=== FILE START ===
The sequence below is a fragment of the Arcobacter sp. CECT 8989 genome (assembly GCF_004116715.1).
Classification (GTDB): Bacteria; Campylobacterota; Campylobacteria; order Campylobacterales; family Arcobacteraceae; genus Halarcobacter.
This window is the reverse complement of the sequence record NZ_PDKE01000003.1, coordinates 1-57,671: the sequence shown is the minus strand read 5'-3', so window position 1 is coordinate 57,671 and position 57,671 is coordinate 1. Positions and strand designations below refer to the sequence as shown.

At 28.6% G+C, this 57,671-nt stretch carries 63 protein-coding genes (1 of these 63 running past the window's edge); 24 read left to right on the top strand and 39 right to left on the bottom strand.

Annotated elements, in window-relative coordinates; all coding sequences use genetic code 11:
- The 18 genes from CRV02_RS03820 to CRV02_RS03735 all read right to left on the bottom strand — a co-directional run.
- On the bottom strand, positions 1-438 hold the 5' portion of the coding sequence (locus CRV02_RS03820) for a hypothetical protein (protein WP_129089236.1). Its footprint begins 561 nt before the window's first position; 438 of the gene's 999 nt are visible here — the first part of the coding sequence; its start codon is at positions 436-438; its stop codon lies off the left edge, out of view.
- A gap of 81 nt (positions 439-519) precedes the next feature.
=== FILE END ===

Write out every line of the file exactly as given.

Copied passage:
The sequence below is a fragment of the Arcobacter sp. CECT 8989 genome (assembly GCF_004116715.1).
Classification (GTDB): Bacteria; Campylobacterota; Campylobacteria; order Campylobacterales; family Arcobacteraceae; genus Halarcobacter.
This window is the reverse complement of the sequence record NZ_PDKE01000003.1, coordinates 1-57,671: the sequence shown is the minus strand read 5'-3', so window position 1 is coordinate 57,671 and position 57,671 is coordinate 1. Positions and strand designations below refer to the sequence as shown.

At 28.6% G+C, this 57,671-nt stretch carries 63 protein-coding genes (1 of these 63 running past the window's edge); 24 read left to right on the top strand and 39 right to left on the bottom strand.

Annotated elements, in window-relative coordinates; all coding sequences use genetic code 11:
- The 18 genes from CRV02_RS03820 to CRV02_RS03735 all read right to left on the bottom strand — a co-directional run.
- On the bottom strand, positions 1-438 hold the 5' portion of the coding sequence (locus CRV02_RS03820) for a hypothetical protein (protein WP_129089236.1). Its footprint begins 561 nt before the window's first position; 438 of the gene's 999 nt are visible here — the first part of the coding sequence; its start codon is at positions 436-438; its stop codon lies off the left edge, out of view.
- A gap of 81 nt (positions 439-519) precedes the next feature.